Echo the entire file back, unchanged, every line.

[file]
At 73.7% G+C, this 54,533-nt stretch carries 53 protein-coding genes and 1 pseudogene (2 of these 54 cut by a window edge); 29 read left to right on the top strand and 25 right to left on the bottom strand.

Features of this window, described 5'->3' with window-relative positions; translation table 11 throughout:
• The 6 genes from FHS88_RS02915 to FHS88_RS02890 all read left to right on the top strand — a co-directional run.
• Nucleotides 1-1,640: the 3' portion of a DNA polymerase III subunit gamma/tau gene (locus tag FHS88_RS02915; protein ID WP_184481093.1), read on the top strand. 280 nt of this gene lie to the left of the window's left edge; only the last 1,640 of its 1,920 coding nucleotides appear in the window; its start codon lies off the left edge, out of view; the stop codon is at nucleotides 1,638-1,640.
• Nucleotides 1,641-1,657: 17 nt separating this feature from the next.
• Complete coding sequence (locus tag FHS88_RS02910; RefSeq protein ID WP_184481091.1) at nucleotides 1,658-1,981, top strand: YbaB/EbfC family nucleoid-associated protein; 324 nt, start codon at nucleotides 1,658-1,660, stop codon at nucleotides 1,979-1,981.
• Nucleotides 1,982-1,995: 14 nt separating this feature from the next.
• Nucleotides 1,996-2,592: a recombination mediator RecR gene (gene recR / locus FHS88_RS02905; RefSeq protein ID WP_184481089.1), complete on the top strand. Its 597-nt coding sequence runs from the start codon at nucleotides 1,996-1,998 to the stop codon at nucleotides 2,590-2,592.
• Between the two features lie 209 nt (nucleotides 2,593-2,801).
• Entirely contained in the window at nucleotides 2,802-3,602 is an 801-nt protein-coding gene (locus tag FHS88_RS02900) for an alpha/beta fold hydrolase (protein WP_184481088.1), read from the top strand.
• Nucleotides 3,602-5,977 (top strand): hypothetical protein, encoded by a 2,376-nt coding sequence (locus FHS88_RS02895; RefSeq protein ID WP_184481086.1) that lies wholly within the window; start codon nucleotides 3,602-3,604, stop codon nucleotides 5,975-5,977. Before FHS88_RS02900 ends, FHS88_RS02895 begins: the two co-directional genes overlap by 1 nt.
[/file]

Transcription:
At 73.7% G+C, this 54,533-nt stretch carries 53 protein-coding genes and 1 pseudogene (2 of these 54 cut by a window edge); 29 read left to right on the top strand and 25 right to left on the bottom strand.

Features of this window, described 5'->3' with window-relative positions; translation table 11 throughout:
• The 6 genes from FHS88_RS02915 to FHS88_RS02890 all read left to right on the top strand — a co-directional run.
• Nucleotides 1-1,640: the 3' portion of a DNA polymerase III subunit gamma/tau gene (locus tag FHS88_RS02915; protein ID WP_184481093.1), read on the top strand. 280 nt of this gene lie to the left of the window's left edge; only the last 1,640 of its 1,920 coding nucleotides appear in the window; its start codon lies off the left edge, out of view; the stop codon is at nucleotides 1,638-1,640.
• Nucleotides 1,641-1,657: 17 nt separating this feature from the next.
• Complete coding sequence (locus tag FHS88_RS02910; RefSeq protein ID WP_184481091.1) at nucleotides 1,658-1,981, top strand: YbaB/EbfC family nucleoid-associated protein; 324 nt, start codon at nucleotides 1,658-1,660, stop codon at nucleotides 1,979-1,981.
• Nucleotides 1,982-1,995: 14 nt separating this feature from the next.
• Nucleotides 1,996-2,592: a recombination mediator RecR gene (gene recR / locus FHS88_RS02905; RefSeq protein ID WP_184481089.1), complete on the top strand. Its 597-nt coding sequence runs from the start codon at nucleotides 1,996-1,998 to the stop codon at nucleotides 2,590-2,592.
• Between the two features lie 209 nt (nucleotides 2,593-2,801).
• Entirely contained in the window at nucleotides 2,802-3,602 is an 801-nt protein-coding gene (locus tag FHS88_RS02900) for an alpha/beta fold hydrolase (protein WP_184481088.1), read from the top strand.
• Nucleotides 3,602-5,977 (top strand): hypothetical protein, encoded by a 2,376-nt coding sequence (locus FHS88_RS02895; RefSeq protein ID WP_184481086.1) that lies wholly within the window; start codon nucleotides 3,602-3,604, stop codon nucleotides 5,975-5,977. Before FHS88_RS02900 ends, FHS88_RS02895 begins: the two co-directional genes overlap by 1 nt.